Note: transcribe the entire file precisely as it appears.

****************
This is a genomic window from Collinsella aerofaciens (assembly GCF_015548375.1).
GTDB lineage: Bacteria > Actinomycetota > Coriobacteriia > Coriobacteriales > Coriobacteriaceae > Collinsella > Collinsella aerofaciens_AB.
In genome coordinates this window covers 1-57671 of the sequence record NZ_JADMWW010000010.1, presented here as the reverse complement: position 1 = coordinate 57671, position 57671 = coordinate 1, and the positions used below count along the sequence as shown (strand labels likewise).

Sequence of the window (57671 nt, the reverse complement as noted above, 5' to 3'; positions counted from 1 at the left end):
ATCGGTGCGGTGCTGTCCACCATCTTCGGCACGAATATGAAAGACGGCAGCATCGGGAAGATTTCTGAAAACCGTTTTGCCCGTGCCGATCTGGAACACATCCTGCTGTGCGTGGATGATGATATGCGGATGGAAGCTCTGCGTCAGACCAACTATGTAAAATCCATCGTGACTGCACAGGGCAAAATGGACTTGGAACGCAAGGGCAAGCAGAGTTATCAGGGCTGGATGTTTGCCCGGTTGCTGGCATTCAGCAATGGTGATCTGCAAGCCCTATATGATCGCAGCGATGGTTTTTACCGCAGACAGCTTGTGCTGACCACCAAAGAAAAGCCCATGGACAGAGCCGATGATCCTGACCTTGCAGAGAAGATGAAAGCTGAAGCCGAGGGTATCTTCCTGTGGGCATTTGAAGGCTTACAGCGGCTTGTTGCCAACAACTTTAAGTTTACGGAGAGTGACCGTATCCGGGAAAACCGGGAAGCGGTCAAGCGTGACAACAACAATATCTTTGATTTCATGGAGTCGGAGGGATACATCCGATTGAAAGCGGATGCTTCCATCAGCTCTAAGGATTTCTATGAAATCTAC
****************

This is a genomic window from Collinsella aerofaciens (assembly GCF_015548375.1).
GTDB lineage: Bacteria > Actinomycetota > Coriobacteriia > Coriobacteriales > Coriobacteriaceae > Collinsella > Collinsella aerofaciens_AB.
In genome coordinates this window covers 1-57671 of the sequence record NZ_JADMWW010000010.1, presented here as the reverse complement: position 1 = coordinate 57671, position 57671 = coordinate 1, and the positions used below count along the sequence as shown (strand labels likewise).

Sequence of the window (57671 nt, the reverse complement as noted above, 5' to 3'; positions counted from 1 at the left end):
ATCGGTGCGGTGCTGTCCACCATCTTCGGCACGAATATGAAAGACGGCAGCATCGGGAAGATTTCTGAAAACCGTTTTGCCCGTGCCGATCTGGAACACATCCTGCTGTGCGTGGATGATGATATGCGGATGGAAGCTCTGCGTCAGACCAACTATGTAAAATCCATCGTGACTGCACAGGGCAAAATGGACTTGGAACGCAAGGGCAAGCAGAGTTATCAGGGCTGGATGTTTGCCCGGTTGCTGGCATTCAGCAATGGTGATCTGCAAGCCCTATATGATCGCAGCGATGGTTTTTACCGCAGACAGCTTGTGCTGACCACCAAAGAAAAGCCCATGGACAGAGCCGATGATCCTGACCTTGCAGAGAAGATGAAAGCTGAAGCCGAGGGTATCTTCCTGTGGGCATTTGAAGGCTTACAGCGGCTTGTTGCCAACAACTTTAAGTTTACGGAGAGTGACCGTATCCGGGAAAACCGGGAAGCGGTCAAGCGTGACAACAACAATATCTTTGATTTCATGGAGTCGGAGGGATACATCCGATTGAAAGCGGATGCTTCCATCAGCTCTAAGGATTTCTATGAAATCTAC